Some blog followers might be interested in a recent post “Learning Outcomes: Face-to-Face vs Online #7” [Hake (2011)]. The abstract reads:
ABSTRACT: In his post “Re: Learning Outcomes: Face-to-Face vs Online,” POD's Mike Theall pointed to Richard Clark’s (1983) famously provocative dictum: “The media are mere vehicles that deliver instruction but do not influence student achievement any more than the truck that delivers our groceries causes changes in nutrition.”
But Robert Kozma (1991) countered Clark’s dictum with: “While some students will learn a particular task regardless of delivery device, others will be able to take advantage of a particular medium's characteristics to help construct knowledge.”
Responding to critics, Clark (1994) set forth a more guarded “Replaceability Challenge” (paraphrasing): “We need to ask ‘Are there other media that would yield similar learning gains?’ If so, then in a design science, we must always choose the less expensive way to achieve a learning goal. We must also form our theories around the underlying structural features of the shared properties of the interchangeable variables and not base theory on the irrelevant surface features.”
In my opinion, among media that meet Clark’s “Replaceability Challenge” are:
(a) microcomputer-based labs for Newtonian mechanics instruction;
(b) computer-implemented tutorials in introductory physics;
(c) online instruction when it is impossible for students to engage in face-to-face instruction;
(d) the “One Laptop per Child” project http://bit.ly/eJDYkj ;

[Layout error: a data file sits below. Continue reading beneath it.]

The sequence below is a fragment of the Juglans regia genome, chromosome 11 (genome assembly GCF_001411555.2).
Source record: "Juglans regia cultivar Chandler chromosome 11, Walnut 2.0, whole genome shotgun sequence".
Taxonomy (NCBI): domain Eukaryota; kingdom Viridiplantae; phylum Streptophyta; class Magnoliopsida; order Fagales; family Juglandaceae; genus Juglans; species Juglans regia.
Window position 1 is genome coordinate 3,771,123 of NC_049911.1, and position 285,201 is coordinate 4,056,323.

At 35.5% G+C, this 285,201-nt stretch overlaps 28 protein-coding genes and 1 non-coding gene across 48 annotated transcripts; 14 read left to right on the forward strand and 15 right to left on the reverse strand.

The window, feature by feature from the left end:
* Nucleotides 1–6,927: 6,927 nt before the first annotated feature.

(e) ICT (Information and Communications Technologies) used to improve education in developing and economically distressed countries – see http://robertkozma.com/?q=node/2 ;
(f) “Information and Communication Technologies for Development (ICT4Dev)” http://bit.ly/ikuFuf .
To access the complete 32 kB post please click on http://bit.ly/heoOmc .
Richard Hake, Emeritus Professor of Physics, Indiana University
Honorary Member, Curmudgeon Lodge of Deventer, The Netherlands
President, PEdants for Definitive Academic References which Recognize the Invention of the Internet (PEDARRII)
“A clash of doctrines is not a disaster - it is an opportunity.”
Alfred North Whitehead
REFERENCES [All URL’s accessed on 10 Jan 2010; some shortened by http://bit.ly/ .
Clark, R.E. 1983. “Reconsidering research on learning from media.” Review of Educational Research 53(4): 445-459; an abstract is online at http://rer.sagepub.com/content/53/4/445.abstract.
Clark, R. E. 1994. “Media will Never Influence Learning,” Educational Technology Research and Development 42(2): 21-29; online at http://bit.ly/elvc6c .
Hake, R.R. 2011. “Learning Outcomes: Face-to-Face vs Online #7” online on the OPEN! AERA-L archives at http://bit.ly/heoOmc. Post of 10 Jan 2011 16:41:59 -0800 to AERA-L and Net-Gold. The abstract and link to the complete post are being transmitted to various discussion lists.
Kozma, R.B. 1991. “Learning with media.” Review of Educational Research 61(2): 179-212; online at http://robertkozma.com/images/kozma_rer.pdf (307 kB).